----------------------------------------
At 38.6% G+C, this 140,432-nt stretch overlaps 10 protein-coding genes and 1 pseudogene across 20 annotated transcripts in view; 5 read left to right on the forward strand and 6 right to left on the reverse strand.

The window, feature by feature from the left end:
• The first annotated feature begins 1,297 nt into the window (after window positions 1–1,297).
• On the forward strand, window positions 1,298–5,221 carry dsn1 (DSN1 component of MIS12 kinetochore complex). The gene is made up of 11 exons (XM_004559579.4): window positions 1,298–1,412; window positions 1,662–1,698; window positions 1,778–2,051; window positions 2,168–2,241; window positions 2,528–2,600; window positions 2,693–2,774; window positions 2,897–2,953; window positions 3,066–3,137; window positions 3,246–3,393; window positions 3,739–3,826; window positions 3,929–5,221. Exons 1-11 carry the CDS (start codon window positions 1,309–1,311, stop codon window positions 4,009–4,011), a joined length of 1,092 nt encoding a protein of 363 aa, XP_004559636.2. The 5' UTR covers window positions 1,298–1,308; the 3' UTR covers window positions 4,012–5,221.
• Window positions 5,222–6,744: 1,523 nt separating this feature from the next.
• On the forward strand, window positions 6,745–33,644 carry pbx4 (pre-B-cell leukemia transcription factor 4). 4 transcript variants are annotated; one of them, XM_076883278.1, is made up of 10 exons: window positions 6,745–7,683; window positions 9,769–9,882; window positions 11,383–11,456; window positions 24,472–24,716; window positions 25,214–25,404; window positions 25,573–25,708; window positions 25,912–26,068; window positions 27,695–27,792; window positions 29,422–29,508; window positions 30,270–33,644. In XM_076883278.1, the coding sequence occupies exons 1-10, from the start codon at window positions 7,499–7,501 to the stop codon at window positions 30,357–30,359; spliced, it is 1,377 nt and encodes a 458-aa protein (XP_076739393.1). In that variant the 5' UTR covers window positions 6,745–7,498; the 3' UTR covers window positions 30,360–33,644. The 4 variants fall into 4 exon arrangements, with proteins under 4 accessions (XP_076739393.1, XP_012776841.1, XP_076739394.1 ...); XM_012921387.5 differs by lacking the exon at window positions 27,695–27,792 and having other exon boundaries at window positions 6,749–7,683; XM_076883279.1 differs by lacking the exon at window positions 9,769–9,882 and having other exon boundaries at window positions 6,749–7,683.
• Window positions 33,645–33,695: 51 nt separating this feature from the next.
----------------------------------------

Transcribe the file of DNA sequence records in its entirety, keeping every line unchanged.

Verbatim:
At 38.6% G+C, this 140,432-nt stretch overlaps 10 protein-coding genes and 1 pseudogene across 20 annotated transcripts in view; 5 read left to right on the forward strand and 6 right to left on the reverse strand.

The window, feature by feature from the left end:
• The first annotated feature begins 1,297 nt into the window (after window positions 1–1,297).
• On the forward strand, window positions 1,298–5,221 carry dsn1 (DSN1 component of MIS12 kinetochore complex). The gene is made up of 11 exons (XM_004559579.4): window positions 1,298–1,412; window positions 1,662–1,698; window positions 1,778–2,051; window positions 2,168–2,241; window positions 2,528–2,600; window positions 2,693–2,774; window positions 2,897–2,953; window positions 3,066–3,137; window positions 3,246–3,393; window positions 3,739–3,826; window positions 3,929–5,221. Exons 1-11 carry the CDS (start codon window positions 1,309–1,311, stop codon window positions 4,009–4,011), a joined length of 1,092 nt encoding a protein of 363 aa, XP_004559636.2. The 5' UTR covers window positions 1,298–1,308; the 3' UTR covers window positions 4,012–5,221.
• Window positions 5,222–6,744: 1,523 nt separating this feature from the next.
• On the forward strand, window positions 6,745–33,644 carry pbx4 (pre-B-cell leukemia transcription factor 4). 4 transcript variants are annotated; one of them, XM_076883278.1, is made up of 10 exons: window positions 6,745–7,683; window positions 9,769–9,882; window positions 11,383–11,456; window positions 24,472–24,716; window positions 25,214–25,404; window positions 25,573–25,708; window positions 25,912–26,068; window positions 27,695–27,792; window positions 29,422–29,508; window positions 30,270–33,644. In XM_076883278.1, the coding sequence occupies exons 1-10, from the start codon at window positions 7,499–7,501 to the stop codon at window positions 30,357–30,359; spliced, it is 1,377 nt and encodes a 458-aa protein (XP_076739393.1). In that variant the 5' UTR covers window positions 6,745–7,498; the 3' UTR covers window positions 30,360–33,644. The 4 variants fall into 4 exon arrangements, with proteins under 4 accessions (XP_076739393.1, XP_012776841.1, XP_076739394.1 ...); XM_012921387.5 differs by lacking the exon at window positions 27,695–27,792 and having other exon boundaries at window positions 6,749–7,683; XM_076883279.1 differs by lacking the exon at window positions 9,769–9,882 and having other exon boundaries at window positions 6,749–7,683.
• Window positions 33,645–33,695: 51 nt separating this feature from the next.